Undergraduate orientation faces several major changes this year, according to Jason Rathman (LA’ 17), orientation coordinator for co-curricular programs and major events. The annual event, from Aug. 30 to Sept. 4 this year, seeks to introduce first-year students to the Tufts community.
First and foremost, the Office of Residential Life and Learning staff are replacing traditional orientation leaders, according to Joe Golia, director of campus life. Golia said that first-year assistants (FYAs), community development assistants (CDAs) and academic and community engagement (ACE) fellows will be the leaders during orientation.
“They will be taking students from location to location, event to event, being the main peer mentor during orientation,” Golia said. “These, obviously, are the same students that will be with the [new] students all year.”
According to Golia, CDAs will be replacing traditional resident assistants (RAs) in halls housing sophomores, juniors and seniors, whereas FYAs will be replacing RAs in first-year halls.
“The RAs really didn’t have a role in orientation [in the past] other than ‘being the RAs,’” he said. “With the changes in the role descriptions…I really feel like this is going to be a great start for the FYAs because they’re with the students right from the beginning.”
According to Rathman, there will also be some smaller changes to orientation this year. One new aspect of orientation is the use of advice cards that were filled out by current Tufts students, he said.
“All summer we’ve been hosting events to try to get current and former students to fill out these Jumbo advice cards for first-years. So, when [they] sit down for Matriculation, an… incoming student will look under their seat and see a tip or advice,” Rathman said. “I think it’s a really sweet way to say ‘welcome to Tufts,’ and that there are people here that will help you.”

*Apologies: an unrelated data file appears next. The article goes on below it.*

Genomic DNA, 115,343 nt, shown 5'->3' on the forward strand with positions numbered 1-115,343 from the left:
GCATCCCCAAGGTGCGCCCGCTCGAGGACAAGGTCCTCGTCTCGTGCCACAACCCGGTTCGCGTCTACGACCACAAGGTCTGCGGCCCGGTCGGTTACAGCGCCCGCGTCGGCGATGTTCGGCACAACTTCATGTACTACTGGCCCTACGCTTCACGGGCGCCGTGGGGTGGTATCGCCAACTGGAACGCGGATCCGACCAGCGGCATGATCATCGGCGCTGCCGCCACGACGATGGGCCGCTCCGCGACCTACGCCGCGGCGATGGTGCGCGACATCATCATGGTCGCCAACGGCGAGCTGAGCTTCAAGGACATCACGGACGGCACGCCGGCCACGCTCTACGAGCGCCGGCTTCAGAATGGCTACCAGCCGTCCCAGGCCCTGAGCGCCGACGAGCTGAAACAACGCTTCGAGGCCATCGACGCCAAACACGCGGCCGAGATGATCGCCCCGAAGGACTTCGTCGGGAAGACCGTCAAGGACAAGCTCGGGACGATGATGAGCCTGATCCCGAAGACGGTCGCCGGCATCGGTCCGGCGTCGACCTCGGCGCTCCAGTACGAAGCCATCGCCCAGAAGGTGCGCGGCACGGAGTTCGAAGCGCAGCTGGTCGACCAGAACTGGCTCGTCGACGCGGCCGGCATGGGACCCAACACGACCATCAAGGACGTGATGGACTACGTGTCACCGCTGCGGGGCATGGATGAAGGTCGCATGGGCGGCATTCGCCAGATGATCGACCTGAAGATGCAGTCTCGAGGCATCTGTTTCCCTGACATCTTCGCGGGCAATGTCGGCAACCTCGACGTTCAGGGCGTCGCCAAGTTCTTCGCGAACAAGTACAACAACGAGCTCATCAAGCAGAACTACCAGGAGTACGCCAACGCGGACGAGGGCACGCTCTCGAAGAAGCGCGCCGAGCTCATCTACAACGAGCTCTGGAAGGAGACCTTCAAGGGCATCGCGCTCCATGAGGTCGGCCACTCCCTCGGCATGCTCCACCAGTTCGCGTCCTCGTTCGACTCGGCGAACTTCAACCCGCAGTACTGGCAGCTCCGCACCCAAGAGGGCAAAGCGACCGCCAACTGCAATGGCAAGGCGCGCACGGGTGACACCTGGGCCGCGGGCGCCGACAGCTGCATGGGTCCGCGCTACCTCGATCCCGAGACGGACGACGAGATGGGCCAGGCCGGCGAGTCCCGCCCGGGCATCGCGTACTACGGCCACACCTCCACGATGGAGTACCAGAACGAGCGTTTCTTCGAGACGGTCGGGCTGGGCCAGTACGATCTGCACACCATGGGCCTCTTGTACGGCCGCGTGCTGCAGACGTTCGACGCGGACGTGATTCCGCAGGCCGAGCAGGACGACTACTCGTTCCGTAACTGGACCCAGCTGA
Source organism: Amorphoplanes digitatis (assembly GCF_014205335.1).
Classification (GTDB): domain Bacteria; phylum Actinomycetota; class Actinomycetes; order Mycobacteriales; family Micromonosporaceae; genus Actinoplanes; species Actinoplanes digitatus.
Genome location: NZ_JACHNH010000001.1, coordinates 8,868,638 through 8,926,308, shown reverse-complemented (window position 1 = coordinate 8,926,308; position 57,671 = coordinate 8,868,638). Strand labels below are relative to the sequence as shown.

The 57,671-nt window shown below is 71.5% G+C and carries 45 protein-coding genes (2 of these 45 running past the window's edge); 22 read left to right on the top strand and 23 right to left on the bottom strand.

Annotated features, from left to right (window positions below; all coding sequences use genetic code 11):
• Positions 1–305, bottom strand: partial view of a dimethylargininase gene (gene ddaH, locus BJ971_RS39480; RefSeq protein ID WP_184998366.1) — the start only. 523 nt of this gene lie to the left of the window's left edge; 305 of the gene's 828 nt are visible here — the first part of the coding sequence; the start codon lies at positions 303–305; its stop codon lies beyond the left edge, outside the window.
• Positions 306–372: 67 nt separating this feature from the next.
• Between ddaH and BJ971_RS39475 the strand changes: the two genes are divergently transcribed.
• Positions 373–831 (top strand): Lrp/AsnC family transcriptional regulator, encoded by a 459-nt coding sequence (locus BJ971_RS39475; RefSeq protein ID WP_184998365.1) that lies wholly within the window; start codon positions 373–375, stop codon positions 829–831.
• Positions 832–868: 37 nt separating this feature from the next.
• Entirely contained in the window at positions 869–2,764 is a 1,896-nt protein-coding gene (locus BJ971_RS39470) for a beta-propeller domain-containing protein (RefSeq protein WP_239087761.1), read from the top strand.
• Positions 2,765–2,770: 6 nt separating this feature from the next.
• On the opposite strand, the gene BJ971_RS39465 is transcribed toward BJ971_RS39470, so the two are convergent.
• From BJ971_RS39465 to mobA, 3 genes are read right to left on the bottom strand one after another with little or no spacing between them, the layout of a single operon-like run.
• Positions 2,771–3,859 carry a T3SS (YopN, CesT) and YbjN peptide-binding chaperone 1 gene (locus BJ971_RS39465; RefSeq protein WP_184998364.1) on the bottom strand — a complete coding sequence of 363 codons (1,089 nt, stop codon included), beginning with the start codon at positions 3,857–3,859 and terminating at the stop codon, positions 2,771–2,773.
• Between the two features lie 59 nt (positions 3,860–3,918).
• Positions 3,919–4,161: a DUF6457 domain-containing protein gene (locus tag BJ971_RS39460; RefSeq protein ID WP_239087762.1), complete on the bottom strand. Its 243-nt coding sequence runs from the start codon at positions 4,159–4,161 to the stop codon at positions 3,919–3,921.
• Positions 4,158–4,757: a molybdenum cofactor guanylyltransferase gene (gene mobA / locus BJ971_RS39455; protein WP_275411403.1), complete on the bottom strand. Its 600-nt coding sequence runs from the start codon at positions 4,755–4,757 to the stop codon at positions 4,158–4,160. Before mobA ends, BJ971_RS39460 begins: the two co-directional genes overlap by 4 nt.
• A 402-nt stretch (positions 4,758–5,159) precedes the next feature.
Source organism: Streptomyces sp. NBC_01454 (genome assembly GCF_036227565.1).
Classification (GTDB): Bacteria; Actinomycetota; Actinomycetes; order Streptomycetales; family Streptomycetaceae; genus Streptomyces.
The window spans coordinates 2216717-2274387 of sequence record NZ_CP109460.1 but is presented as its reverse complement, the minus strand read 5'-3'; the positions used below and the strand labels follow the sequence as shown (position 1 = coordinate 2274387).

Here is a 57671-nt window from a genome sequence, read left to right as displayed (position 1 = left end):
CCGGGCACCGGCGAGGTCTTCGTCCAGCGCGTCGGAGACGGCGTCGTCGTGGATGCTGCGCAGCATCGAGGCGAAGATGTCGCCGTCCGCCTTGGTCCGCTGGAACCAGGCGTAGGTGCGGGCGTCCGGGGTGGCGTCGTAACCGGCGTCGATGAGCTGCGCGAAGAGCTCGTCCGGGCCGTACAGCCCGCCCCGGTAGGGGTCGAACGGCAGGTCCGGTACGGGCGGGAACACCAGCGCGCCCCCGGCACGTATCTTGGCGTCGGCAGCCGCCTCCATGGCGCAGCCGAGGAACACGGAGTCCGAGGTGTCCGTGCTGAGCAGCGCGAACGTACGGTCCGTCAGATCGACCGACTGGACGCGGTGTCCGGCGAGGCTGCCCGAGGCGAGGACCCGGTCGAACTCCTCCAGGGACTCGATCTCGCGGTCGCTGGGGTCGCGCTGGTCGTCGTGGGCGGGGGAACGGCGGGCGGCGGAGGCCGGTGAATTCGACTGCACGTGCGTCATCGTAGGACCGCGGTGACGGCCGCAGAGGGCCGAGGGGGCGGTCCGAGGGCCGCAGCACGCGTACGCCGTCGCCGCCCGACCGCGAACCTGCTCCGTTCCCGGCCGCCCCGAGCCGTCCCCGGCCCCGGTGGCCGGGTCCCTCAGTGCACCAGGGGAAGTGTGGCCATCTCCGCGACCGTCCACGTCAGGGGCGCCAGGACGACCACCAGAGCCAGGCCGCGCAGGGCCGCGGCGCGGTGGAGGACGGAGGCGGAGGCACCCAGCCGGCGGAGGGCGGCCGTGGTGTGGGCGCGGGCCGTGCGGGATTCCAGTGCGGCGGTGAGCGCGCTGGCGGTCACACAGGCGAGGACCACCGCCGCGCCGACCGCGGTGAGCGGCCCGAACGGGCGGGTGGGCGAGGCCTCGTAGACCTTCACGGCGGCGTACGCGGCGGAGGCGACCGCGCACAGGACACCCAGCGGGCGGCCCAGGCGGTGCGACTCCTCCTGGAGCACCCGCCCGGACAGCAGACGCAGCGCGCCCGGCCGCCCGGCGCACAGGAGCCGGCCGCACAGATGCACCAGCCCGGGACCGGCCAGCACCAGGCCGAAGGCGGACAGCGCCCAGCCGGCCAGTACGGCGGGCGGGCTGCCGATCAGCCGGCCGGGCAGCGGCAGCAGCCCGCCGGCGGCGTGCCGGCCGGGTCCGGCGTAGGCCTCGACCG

Rathman also said that the O-Show, an orientation-week performance put on by multiple student groups, will begin this year with a more inclusive rendition of the Tufts fight song. The word “boys” will be replaced with “‘Bos.”
“It’s just a little change, but it’s the little changes, I think, that are important,” he added.
Also, unlike in years past, most students arriving to campus early for Orientation week programming are required to help move in first-years and transfer students, according to Rathman.
As in past years, O-show performers and leaders arrived on campus early to provide entertainment. Junior Emma Chu, a member of Tufts’ Jackson Jills a capella group, said that the group participates in performances during the week while meeting students who may be interested in joining a cappella groups through other events.
“Each of the groups performs three songs, so we basically learn the three songs during the week while we’re at school,” Chu said.
Rathman said that changes were made in order to continue making orientation a more meaningful experience that promotes building stronger connections.
“This is the first year that there are a lot of these changes… so this isn’t the ‘be-all, end-all’ for what orientation will look like at Tufts,” he said. “This is just the first wave in, hopefully, a series of changes that will make orientation a more welcoming, inclusive and meaningful experience.”